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Over the past month or so I have been thinking about the condition of some of our roads and wondering if it’s time to adapt our road maintenance practices. Decades ago, and much before that, our seasons were fairly predictable: cold snowy winters, slow springs, warm summers with just enough rain, and cool falls with a dry period and a wet period. Like most places in the world though, our weather and seasons are changing in response to our warming planet.

Ice seems to be the main feature of winter now; we never know if it will be cold or mild, snowy or not, but I think we can pretty well guarantee our driveways and roads will be ice rinks. Sanding down the middle of the road just doesn’t seem to cut it anymore. An accident on State Route 131 just after Northeast Equipment this week was evidence that Route 131 is not well maintained. The state later came back and thoroughly sanded both sides of the road, but that is a rarity. I have seen cars off the road in that area before.

Our dirt roads are taking on many more thaw and freeze patterns than they used to, and much more water all year, not just during typically wet periods in spring and fall. The occasional grading, and bringing in grit even less often, may not be satisfactory anymore. Monty, at 19 months, calls the dirt road the “bumpy road” and we even sing a little song about it (I came up with the song as a way to keep him awake on the ride home from daycare so that it won’t ruin his nap when we get home).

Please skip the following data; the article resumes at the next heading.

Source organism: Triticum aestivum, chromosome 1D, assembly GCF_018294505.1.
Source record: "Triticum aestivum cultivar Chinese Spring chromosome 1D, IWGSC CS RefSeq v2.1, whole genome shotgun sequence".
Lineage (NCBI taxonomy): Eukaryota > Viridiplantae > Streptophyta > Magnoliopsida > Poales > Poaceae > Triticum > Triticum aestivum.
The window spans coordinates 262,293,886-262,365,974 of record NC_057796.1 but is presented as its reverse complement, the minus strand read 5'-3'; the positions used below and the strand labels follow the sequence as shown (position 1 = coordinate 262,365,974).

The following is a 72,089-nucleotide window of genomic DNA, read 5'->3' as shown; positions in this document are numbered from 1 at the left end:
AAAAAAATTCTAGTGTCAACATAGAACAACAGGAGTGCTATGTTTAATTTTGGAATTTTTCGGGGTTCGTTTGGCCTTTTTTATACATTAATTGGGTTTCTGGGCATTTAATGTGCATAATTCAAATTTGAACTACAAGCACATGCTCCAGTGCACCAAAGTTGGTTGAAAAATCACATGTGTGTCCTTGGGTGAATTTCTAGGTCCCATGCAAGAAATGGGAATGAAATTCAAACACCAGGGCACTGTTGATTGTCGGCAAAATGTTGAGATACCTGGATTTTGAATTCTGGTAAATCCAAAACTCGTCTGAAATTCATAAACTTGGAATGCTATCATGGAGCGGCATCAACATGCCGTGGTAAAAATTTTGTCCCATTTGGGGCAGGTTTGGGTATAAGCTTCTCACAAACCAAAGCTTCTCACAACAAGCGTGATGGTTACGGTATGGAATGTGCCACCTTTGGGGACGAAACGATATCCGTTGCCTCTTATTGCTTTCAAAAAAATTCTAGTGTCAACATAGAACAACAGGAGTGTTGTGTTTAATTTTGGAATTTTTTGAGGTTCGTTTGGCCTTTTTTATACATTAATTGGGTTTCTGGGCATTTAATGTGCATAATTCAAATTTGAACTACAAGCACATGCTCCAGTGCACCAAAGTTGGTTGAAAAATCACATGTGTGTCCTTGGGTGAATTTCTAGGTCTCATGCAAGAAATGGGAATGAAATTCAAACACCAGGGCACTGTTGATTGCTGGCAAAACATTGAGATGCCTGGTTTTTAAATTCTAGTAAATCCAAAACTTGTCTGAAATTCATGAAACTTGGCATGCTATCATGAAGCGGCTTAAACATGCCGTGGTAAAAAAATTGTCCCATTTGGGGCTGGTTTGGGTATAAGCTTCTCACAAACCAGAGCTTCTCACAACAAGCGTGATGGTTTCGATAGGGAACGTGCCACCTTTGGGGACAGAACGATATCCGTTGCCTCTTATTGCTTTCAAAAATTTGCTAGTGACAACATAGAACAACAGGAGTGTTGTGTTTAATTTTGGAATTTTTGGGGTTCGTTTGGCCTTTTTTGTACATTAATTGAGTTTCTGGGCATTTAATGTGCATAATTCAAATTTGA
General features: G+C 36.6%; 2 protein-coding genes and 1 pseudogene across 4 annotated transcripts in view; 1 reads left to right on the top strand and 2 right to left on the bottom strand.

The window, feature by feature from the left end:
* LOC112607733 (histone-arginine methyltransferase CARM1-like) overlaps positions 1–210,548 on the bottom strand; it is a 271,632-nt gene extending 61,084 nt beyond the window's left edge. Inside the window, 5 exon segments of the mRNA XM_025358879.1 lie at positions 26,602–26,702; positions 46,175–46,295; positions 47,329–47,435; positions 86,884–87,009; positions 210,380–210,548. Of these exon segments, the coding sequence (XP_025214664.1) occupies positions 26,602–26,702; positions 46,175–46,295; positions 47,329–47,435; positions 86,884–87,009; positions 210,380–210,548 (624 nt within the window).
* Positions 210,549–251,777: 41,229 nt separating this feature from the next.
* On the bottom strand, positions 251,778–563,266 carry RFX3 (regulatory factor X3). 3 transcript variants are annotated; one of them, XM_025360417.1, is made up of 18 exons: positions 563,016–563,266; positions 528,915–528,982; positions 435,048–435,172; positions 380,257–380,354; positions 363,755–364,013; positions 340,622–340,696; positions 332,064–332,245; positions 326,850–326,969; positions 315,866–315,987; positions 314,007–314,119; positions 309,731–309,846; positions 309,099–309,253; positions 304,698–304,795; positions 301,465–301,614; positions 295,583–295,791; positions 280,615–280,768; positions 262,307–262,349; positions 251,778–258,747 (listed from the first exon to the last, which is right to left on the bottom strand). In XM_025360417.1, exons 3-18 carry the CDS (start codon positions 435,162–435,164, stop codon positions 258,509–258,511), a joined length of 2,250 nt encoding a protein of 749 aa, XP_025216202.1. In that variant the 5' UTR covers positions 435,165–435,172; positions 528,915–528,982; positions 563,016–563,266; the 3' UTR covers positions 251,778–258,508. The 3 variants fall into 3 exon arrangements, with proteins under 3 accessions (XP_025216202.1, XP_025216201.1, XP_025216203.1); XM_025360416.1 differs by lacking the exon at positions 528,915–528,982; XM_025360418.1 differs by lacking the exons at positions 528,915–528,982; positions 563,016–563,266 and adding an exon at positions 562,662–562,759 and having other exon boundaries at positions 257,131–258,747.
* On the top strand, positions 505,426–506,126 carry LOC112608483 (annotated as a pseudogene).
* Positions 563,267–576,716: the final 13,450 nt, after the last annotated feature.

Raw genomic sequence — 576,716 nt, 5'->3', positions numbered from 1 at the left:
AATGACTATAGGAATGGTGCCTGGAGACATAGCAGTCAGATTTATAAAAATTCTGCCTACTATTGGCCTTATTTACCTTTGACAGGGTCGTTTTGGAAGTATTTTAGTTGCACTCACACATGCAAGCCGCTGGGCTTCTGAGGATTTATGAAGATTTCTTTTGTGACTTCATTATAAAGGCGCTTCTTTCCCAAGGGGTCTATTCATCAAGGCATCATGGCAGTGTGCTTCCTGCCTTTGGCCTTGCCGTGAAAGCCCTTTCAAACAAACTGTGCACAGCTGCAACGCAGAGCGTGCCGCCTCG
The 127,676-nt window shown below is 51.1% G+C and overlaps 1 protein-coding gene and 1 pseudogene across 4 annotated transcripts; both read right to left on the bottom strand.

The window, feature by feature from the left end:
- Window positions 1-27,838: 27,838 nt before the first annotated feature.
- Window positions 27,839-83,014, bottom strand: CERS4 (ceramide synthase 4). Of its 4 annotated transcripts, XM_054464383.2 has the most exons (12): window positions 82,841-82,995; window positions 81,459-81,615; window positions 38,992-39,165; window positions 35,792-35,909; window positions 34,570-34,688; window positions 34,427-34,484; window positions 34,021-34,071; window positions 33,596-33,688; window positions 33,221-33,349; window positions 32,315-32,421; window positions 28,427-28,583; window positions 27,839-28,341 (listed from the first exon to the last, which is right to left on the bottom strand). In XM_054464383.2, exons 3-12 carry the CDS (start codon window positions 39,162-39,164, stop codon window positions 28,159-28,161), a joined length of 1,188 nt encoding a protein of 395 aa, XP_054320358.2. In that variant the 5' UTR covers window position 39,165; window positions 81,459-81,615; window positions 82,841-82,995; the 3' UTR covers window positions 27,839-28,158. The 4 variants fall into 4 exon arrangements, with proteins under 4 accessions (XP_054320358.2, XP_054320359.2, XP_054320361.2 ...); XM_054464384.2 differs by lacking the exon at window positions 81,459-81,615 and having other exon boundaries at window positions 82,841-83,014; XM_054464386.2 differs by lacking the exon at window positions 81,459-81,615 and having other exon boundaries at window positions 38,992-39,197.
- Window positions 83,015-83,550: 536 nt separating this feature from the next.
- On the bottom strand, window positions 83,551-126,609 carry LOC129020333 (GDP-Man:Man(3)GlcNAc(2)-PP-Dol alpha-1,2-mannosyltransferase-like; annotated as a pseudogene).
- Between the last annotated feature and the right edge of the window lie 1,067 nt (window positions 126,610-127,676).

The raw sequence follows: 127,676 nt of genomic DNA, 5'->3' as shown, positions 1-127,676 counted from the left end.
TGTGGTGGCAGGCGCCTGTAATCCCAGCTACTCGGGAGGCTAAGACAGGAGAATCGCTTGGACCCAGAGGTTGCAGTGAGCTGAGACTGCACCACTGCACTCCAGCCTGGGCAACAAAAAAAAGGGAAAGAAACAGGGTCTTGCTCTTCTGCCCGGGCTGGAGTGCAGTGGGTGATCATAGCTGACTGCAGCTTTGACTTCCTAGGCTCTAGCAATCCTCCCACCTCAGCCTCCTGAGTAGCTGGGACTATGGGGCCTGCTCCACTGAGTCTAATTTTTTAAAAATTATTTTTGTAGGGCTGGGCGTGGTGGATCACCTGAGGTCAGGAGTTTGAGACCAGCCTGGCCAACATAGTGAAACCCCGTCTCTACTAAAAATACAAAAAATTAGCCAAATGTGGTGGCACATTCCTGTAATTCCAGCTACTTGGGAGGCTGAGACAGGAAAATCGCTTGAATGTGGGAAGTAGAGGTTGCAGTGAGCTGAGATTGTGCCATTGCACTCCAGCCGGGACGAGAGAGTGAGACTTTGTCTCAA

Shifting long-held practices and budgets is something that is happening all over our country, not just in northern climates like ours (I’m glad that we don’t have to plan for regular flooding of the Mississippi, for example). It would behoove us to look to more southern states in our northeastern region for ways they have historically managed roads with more water and ice.

Thanks for letting me put my urban planning hat back on this week.

Despite the below-zero temperature outside this morning, I heard notably more bird sounds when I woke up today. I imagine they know something we don’t.

 

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